I once joked that that regime uncertainty multiplier is zero when the fed targets inflation, which is pretty much the same point.

  2. I didn't say interest rates were higher than the MEC; I said that the interest paid on reserves by the Fed is higher than the expected returns on the market, especially since it's a much safer bet during a period of high regime uncertainty. My argument and the one you interpreted are two completely different things. The same goes for the argument about banks funding bad assets to avoid scaring investors; this has nothing to do with MEC. It only has to do with the fact that certain investments are better than others, and given malinvestment and Fed policy investments that tie liquidity are found to be better than ones that lead to new production. With regards to regime uncertainty, then the policy prescription isn't reducing the rate of interest or massive monetary inflation, but reducing regime uncertainty!

    1. Jonathan - "certain investments having a higher expected return than others" is exactly what the MEC argument is. It's not two different arguments. MEC is just a way of talking about expected returns that are strewn out over time. People are used to comparing PDVs. MEC is similar it just lets you compare it to other rates of return (like interest rates).

      re: "With regards to regime uncertainty, then the policy prescription isn't reducing the rate of interest or massive monetary inflation, but reducing regime uncertainty!"

      Exactly - IF it's the regime uncertainty that's lowering expectations! But all evidence points to the fact that expected returns are low because of demand issues, not regime uncertainty.

  3. Various Keynesian and Monetarists stimulus programs have been tried and failed since 2008 and the response of their advocates to their failure is always "the level of stimulus didn't go far enough - lets have more please".

    What the advocates of these forms of stimulus have in common is a belief that the recession is somehow caused by nominal factors (not enough money) or confidence factors (future expectations too low) rather than real factors. This seems inconsistent with the facts. There was a large drop in RGDP in 2008 accompanied by a fall in NGDP and levels of employment. Since then NGDP has risen more or less in line with its long-term trends while employment has increased much more slowly. If this was nominal wouldn't we have expected a more significant recovery in employment as NGDP has increased substantially since 2008 ?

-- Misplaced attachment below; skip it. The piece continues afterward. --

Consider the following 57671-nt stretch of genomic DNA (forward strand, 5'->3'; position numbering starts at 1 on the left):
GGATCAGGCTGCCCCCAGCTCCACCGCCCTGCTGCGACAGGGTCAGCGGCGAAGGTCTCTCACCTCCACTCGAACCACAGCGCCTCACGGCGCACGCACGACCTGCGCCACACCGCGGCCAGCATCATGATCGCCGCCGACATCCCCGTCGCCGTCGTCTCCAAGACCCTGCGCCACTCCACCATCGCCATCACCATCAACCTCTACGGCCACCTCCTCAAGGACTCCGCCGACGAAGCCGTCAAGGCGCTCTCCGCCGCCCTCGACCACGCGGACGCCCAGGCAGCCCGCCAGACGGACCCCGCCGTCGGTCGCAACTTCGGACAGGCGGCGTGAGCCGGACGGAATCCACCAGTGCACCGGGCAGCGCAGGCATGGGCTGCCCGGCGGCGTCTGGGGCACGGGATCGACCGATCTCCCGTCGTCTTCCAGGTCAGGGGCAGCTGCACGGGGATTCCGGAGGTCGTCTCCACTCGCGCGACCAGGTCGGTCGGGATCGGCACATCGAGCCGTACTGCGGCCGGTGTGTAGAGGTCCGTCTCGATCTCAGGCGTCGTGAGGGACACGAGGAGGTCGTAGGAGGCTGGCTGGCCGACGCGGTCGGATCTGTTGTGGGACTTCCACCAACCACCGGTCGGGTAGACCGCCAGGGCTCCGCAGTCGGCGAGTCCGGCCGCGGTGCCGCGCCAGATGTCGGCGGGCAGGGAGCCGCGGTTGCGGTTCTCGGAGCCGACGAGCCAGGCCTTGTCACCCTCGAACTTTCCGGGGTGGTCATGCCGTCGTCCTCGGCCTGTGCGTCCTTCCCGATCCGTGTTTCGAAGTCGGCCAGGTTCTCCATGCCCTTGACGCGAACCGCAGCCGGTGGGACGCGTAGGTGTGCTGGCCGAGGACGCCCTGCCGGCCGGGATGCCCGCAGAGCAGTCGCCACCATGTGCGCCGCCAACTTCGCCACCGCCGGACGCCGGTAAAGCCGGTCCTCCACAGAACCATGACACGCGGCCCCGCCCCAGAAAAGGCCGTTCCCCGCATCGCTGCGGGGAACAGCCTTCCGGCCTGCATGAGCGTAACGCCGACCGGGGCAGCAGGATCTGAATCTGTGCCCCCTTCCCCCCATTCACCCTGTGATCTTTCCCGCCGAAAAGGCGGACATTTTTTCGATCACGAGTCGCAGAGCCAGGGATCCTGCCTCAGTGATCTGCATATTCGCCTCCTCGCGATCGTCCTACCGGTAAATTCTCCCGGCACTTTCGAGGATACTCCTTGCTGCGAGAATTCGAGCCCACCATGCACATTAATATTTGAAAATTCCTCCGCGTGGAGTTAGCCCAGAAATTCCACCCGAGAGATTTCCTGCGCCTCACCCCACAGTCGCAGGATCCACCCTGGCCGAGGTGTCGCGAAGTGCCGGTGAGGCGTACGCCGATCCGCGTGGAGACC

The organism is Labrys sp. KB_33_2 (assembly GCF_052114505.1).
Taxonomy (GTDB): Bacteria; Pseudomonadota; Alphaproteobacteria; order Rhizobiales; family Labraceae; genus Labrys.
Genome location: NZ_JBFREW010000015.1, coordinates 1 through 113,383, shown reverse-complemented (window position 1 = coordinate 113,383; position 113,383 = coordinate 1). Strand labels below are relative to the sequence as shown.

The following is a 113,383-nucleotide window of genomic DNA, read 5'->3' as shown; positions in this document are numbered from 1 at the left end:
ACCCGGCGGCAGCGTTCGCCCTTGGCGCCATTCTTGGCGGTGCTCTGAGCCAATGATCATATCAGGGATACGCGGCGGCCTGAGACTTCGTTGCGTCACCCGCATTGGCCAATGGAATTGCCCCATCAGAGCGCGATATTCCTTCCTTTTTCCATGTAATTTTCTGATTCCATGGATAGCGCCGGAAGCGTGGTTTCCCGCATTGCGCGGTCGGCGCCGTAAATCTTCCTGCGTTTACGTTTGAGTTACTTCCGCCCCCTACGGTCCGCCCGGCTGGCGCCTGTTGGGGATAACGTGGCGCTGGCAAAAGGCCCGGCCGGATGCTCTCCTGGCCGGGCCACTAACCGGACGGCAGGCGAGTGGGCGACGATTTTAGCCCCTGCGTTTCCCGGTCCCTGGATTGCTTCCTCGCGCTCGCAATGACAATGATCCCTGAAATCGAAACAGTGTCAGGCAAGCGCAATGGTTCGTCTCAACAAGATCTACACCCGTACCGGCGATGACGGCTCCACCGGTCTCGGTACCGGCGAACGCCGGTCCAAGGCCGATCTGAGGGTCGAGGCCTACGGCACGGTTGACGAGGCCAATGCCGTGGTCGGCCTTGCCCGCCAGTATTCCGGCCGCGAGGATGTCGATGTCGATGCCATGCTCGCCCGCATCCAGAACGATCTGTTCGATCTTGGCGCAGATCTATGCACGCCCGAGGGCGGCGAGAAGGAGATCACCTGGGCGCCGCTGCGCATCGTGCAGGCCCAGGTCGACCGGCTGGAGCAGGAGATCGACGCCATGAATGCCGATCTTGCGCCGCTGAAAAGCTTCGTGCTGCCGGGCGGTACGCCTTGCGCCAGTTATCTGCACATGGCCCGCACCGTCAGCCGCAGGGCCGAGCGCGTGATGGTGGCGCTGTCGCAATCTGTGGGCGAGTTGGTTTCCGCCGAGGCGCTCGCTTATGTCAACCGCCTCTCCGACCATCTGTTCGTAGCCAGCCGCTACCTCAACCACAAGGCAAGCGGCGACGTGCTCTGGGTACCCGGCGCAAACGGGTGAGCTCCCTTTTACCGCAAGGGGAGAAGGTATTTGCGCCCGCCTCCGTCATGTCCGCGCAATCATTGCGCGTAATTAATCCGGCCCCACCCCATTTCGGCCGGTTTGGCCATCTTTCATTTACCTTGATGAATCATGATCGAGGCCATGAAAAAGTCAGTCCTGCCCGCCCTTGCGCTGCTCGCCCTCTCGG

To my mind this looks like something real happened in 2008 from which we have not yet recovered - perhaps there was a realization (doesn't really matter what it was for the purposes this post) that year that something fundamental has changed that would render a proportion of investment unprofitable ?

    What would we have expected to see happen if this was the case.

    - A sudden drop in RGDP and employment as these unprofitable lines of business were terminated accompanied by a fall in NGDP as effective demand is reduced
    - A reduced demand for labor that if not resulting in lower real wages would result in higher long-term unemployment
    - If effective demand has fallen but wages have not then there will be less profitable investment opportunities. This will increase savings and reduce borrowing and lead to a fall in IR potentially to zero and a "liquidity trap" that will again cause NGDP to fall.

    This chain events is consistent with what has happened. What then will be the effect of an attempt of the monetary authorities to set expectations that NGDP will increase at a higher rate in the future? It will depend upon how businesses expect this increased money supply to affect relative prices - in particular the wage level relative to the price of final goods. In the best case scenario then this will cause real wages to fall and allow investment to increase. Even here though the effect will be via inflation which will affect different goods differently and disrupt the price mechanism. Based on the experience since 2008 though the increased money supply will cause real wages to rise almost as much as final goods. We will get higher inflation and only a marginal effect on employment. This is stagflation and will quickly wipe out any beneficial effects of the marginal lower real wages.

  4. You guys want to have your confidence fairy and eat it.